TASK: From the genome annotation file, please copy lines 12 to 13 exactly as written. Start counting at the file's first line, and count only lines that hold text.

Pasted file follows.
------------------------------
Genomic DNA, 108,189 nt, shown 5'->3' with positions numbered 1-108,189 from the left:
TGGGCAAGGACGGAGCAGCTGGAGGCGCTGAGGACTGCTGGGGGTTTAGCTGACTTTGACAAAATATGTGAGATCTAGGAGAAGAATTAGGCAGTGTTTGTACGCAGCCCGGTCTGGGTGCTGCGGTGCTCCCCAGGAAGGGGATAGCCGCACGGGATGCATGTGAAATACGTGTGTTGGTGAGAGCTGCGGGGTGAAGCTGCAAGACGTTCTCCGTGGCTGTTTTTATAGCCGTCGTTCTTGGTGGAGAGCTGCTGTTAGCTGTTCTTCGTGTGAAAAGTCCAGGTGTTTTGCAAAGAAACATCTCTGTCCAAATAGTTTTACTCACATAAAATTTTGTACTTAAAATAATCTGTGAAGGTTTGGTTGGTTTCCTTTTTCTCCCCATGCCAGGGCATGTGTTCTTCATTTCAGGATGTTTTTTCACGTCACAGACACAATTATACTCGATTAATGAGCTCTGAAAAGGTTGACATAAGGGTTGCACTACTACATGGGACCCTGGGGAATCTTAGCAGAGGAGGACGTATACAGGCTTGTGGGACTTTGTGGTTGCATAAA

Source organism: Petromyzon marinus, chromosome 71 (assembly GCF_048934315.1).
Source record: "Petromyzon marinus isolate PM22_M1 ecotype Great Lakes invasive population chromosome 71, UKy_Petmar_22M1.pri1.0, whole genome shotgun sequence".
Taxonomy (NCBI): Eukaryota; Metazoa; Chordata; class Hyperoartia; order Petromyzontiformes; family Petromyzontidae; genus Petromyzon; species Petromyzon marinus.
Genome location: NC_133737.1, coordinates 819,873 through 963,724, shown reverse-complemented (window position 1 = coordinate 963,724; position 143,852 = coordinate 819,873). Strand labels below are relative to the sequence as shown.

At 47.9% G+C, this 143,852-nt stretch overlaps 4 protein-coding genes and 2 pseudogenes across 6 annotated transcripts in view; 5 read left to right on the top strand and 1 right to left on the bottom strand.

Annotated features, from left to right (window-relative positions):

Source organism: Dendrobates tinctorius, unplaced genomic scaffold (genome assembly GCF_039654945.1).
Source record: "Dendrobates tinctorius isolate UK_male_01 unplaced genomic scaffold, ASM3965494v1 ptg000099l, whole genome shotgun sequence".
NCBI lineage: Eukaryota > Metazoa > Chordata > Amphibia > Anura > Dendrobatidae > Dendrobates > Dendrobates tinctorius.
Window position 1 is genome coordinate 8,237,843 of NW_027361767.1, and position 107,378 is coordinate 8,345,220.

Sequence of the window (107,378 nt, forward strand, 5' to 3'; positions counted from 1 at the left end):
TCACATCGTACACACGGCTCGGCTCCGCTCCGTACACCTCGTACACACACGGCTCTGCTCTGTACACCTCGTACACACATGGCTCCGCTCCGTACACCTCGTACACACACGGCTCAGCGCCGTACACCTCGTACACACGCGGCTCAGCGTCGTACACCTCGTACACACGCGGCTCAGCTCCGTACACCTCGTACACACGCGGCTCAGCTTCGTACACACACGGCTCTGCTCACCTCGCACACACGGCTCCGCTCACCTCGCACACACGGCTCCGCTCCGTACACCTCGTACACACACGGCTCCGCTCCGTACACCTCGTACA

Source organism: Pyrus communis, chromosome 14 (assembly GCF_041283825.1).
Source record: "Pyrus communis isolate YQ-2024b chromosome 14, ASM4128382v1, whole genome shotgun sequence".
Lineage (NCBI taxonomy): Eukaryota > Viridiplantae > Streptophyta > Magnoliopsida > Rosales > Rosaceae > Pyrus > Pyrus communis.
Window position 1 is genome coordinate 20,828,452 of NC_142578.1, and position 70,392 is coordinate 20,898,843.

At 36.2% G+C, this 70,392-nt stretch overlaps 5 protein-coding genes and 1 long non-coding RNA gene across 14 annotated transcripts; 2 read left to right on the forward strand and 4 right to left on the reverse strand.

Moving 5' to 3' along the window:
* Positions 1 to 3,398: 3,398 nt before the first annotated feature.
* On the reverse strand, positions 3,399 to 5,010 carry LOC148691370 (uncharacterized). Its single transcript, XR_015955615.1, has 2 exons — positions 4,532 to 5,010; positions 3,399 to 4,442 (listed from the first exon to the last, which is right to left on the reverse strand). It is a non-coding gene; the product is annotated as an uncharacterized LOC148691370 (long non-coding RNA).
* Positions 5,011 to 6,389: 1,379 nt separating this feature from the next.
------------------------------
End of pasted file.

Window position 1 is genome coordinate 8,237,843 of NW_027361767.1, and position 107,378 is coordinate 8,345,220.

Sequence of the window (107,378 nt, forward strand, 5' to 3'; positions counted from 1 at the left end):